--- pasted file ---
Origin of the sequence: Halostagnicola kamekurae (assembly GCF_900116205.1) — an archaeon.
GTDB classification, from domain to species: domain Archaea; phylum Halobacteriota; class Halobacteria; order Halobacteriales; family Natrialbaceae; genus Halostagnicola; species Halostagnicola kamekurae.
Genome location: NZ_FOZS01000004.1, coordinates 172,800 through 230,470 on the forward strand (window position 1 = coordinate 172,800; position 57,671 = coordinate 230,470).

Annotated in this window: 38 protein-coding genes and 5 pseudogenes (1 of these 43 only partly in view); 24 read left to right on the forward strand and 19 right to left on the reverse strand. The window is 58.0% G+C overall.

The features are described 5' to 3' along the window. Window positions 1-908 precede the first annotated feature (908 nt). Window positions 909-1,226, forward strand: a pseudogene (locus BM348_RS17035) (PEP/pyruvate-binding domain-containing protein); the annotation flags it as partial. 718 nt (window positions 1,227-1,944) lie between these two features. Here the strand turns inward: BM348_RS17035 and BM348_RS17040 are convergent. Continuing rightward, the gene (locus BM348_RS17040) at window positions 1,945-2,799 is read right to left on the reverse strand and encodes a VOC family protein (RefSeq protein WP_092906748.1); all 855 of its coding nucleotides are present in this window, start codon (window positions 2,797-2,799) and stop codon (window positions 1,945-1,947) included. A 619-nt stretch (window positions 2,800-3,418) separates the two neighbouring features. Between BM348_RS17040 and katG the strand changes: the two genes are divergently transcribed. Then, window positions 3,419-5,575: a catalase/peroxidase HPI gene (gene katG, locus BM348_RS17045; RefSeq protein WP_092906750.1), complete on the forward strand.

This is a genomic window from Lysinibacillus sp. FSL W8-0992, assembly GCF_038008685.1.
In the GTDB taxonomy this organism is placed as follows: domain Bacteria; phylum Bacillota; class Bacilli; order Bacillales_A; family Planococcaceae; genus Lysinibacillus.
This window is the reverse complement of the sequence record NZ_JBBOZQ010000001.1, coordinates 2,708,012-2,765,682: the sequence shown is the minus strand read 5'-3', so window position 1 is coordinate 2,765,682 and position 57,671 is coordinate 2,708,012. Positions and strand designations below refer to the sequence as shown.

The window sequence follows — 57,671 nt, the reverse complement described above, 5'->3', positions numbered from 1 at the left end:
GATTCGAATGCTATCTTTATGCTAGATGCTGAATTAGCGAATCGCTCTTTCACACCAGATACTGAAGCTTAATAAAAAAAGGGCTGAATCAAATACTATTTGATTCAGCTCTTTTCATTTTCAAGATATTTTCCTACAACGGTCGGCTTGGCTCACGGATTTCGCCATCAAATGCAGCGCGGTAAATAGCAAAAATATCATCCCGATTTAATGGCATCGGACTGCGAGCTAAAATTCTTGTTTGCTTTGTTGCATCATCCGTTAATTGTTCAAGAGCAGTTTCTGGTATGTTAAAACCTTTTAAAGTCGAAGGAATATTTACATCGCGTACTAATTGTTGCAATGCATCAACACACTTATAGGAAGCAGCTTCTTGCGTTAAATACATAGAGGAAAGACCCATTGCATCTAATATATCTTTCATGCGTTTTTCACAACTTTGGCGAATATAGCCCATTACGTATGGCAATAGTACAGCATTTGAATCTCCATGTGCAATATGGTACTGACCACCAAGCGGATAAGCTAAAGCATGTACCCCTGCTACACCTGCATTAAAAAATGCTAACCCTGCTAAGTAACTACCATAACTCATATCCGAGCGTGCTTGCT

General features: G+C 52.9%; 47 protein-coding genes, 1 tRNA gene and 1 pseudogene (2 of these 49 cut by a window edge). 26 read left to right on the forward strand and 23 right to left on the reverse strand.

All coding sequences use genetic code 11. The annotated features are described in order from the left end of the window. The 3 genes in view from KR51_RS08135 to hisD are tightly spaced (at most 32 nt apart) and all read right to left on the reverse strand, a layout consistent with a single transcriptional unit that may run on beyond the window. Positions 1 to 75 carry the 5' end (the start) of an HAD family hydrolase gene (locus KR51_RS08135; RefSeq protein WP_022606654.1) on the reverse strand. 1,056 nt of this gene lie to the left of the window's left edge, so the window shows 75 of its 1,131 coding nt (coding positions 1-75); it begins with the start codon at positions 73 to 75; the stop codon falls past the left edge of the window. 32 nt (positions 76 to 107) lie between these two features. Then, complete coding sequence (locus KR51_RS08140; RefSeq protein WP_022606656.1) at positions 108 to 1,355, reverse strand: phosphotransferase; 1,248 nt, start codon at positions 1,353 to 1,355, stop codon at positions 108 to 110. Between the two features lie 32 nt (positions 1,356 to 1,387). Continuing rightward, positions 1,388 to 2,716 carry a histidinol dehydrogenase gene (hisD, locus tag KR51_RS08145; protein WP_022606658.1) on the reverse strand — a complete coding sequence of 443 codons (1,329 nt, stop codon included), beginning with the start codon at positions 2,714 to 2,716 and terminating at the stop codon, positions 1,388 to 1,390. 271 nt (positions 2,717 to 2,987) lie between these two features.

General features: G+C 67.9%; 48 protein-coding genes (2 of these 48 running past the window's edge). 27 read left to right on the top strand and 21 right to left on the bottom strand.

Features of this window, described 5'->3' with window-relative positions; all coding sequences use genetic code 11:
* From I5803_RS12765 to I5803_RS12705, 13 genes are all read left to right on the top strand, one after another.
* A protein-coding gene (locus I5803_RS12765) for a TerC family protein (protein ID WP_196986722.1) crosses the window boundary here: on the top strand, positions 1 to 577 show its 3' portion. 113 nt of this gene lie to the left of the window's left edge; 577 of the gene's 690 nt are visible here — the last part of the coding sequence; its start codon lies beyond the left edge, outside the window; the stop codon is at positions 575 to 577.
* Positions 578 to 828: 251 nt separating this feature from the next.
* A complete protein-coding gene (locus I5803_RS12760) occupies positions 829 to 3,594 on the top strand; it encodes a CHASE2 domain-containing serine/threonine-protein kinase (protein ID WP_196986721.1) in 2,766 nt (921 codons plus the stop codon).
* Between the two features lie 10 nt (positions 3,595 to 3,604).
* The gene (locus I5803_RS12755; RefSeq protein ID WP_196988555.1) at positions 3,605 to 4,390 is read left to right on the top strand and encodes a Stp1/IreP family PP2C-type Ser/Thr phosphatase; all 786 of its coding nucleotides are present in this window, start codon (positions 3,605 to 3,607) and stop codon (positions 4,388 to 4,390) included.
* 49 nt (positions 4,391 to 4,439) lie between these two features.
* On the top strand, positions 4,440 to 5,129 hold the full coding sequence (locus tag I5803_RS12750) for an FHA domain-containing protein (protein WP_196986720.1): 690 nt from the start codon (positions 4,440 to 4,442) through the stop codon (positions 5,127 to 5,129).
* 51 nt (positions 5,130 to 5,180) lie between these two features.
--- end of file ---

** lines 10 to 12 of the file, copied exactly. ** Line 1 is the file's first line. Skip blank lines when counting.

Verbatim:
GATTCGAATGCTATCTTTATGCTAGATGCTGAATTAGCGAATCGCTCTTTCACACCAGATACTGAAGCTTAATAAAAAAAGGGCTGAATCAAATACTATTTGATTCAGCTCTTTTCATTTTCAAGATATTTTCCTACAACGGTCGGCTTGGCTCACGGATTTCGCCATCAAATGCAGCGCGGTAAATAGCAAAAATATCATCCCGATTTAATGGCATCGGACTGCGAGCTAAAATTCTTGTTTGCTTTGTTGCATCATCCGTTAATTGTTCAAGAGCAGTTTCTGGTATGTTAAAACCTTTTAAAGTCGAAGGAATATTTACATCGCGTACTAATTGTTGCAATGCATCAACACACTTATAGGAAGCAGCTTCTTGCGTTAAATACATAGAGGAAAGACCCATTGCATCTAATATATCTTTCATGCGTTTTTCACAACTTTGGCGAATATAGCCCATTACGTATGGCAATAGTACAGCATTTGAATCTCCATGTGCAATATGGTACTGACCACCAAGCGGATAAGCTAAAGCATGTACCCCTGCTACACCTGCATTAAAAAATGCTAACCCTGCTAAGTAACTACCATAACTCATATCCGAGCGTGCTTGCT

General features: G+C 52.9%; 47 protein-coding genes, 1 tRNA gene and 1 pseudogene (2 of these 49 cut by a window edge). 26 read left to right on the forward strand and 23 right to left on the reverse strand.

All coding sequences use genetic code 11. The annotated features are described in order from the left end of the window. The 3 genes in view from KR51_RS08135 to hisD are tightly spaced (at most 32 nt apart) and all read right to left on the reverse strand, a layout consistent with a single transcriptional unit that may run on beyond the window. Positions 1 to 75 carry the 5' end (the start) of an HAD family hydrolase gene (locus KR51_RS08135; RefSeq protein WP_022606654.1) on the reverse strand. 1,056 nt of this gene lie to the left of the window's left edge, so the window shows 75 of its 1,131 coding nt (coding positions 1-75); it begins with the start codon at positions 73 to 75; the stop codon falls past the left edge of the window. 32 nt (positions 76 to 107) lie between these two features. Then, complete coding sequence (locus KR51_RS08140; RefSeq protein WP_022606656.1) at positions 108 to 1,355, reverse strand: phosphotransferase; 1,248 nt, start codon at positions 1,353 to 1,355, stop codon at positions 108 to 110. Between the two features lie 32 nt (positions 1,356 to 1,387). Continuing rightward, positions 1,388 to 2,716 carry a histidinol dehydrogenase gene (hisD, locus tag KR51_RS08145; protein WP_022606658.1) on the reverse strand — a complete coding sequence of 443 codons (1,329 nt, stop codon included), beginning with the start codon at positions 2,714 to 2,716 and terminating at the stop codon, positions 1,388 to 1,390. 271 nt (positions 2,717 to 2,987) lie between these two features.